Ceramic implant may be the next hip thing
While it's not uncommon for older people to get total hip replacements, doctors now often go with hip resurfacing implants for younger patients who have conditions such as osteoarthritis. The devices can cause problems, however, plus they can't be used on women. A new type of implant may change that, as it's made out of ceramic instead of the traditional metal.
In a total hip replacement, the entire hip joint is replaced with an artificial one. That's generally OK for seniors, but not for younger more active people – problems can arise from the artificial hip's stiff metal stem sitting inside of the patient's own more flexible thigh bone.
That's where hip resurfacing comes in. It involves replacing only the diseased cartilage in the hip joint with a metal-on-metal, ball-and-socket implant. This leaves more of the patient's hip bone intact, allowing them to be more active after surgery, plus it lasts longer than a full artificial hip. It can have problems too, though.
Sometimes, tiny particles of metal are released by the implant, resulting in swelling and soreness in the surrounding tissue. Additionally, the metal implants don't fit women's hip bones, leaving them with no option but to get a total hip replacement.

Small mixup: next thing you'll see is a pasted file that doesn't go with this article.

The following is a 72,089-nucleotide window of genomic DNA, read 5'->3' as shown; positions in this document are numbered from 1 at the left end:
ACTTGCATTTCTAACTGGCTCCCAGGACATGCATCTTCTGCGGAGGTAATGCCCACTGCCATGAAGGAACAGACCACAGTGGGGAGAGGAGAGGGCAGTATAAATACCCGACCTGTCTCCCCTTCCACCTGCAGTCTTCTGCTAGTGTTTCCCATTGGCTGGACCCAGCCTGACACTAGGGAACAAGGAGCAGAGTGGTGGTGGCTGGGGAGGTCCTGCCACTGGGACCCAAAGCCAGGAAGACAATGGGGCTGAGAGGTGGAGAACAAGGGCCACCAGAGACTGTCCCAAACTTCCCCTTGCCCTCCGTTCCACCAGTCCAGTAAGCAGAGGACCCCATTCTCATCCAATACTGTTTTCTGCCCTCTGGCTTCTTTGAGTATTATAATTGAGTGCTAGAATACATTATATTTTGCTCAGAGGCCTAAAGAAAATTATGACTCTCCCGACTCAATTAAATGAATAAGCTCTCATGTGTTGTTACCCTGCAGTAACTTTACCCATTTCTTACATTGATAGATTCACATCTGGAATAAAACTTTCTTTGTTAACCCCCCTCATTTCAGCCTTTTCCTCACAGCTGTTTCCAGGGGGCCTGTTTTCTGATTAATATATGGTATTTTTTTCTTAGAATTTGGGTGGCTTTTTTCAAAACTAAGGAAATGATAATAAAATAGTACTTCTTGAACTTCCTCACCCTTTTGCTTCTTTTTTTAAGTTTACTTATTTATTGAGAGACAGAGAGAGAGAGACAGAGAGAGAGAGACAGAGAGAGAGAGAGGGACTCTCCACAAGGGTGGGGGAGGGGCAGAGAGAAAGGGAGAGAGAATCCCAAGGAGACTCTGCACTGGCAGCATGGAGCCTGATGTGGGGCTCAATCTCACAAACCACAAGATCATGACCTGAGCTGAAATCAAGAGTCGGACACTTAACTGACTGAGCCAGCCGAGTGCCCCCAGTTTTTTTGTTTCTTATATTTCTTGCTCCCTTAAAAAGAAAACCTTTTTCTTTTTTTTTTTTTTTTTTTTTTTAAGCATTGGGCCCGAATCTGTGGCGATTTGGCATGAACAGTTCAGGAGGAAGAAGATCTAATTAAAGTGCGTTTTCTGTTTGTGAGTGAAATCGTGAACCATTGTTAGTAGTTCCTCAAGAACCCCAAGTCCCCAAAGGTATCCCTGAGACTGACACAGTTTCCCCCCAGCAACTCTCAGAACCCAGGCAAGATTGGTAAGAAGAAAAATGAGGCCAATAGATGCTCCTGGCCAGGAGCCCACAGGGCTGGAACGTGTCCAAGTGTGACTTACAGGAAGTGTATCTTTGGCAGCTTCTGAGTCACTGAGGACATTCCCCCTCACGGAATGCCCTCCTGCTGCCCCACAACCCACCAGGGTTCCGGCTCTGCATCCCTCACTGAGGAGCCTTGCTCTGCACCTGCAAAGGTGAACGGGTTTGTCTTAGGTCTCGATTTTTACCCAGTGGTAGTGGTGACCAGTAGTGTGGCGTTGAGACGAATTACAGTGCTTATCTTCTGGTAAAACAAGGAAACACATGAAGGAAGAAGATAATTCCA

Developed at Imperial College London, the experimental H1 hip resurfacing implant is designed to get around these shortcomings. It's made out of a strong, low wearing and non-toxic ceramic that shouldn't cause problems in the surrounding tissue, plus it fits the contours of both male and female hips.
In a recent trial that was started at Charing Cross Hospital, 15 test subjects of both sexes (aged 18 to 70) received H1 implants. The early results are promising – the patients were able to return to physical activities such as swimming, cycling and walking within six weeks of their operation, and after three months were able to return to activities they couldn't do before, such as dancing, yoga and gym work.
The next phase of the trial will be carried out at hospitals across the UK and Europe, involving a total of 250 test subjects who will be followed for ten years to assess how their implants are performing.
Source: Imperial College London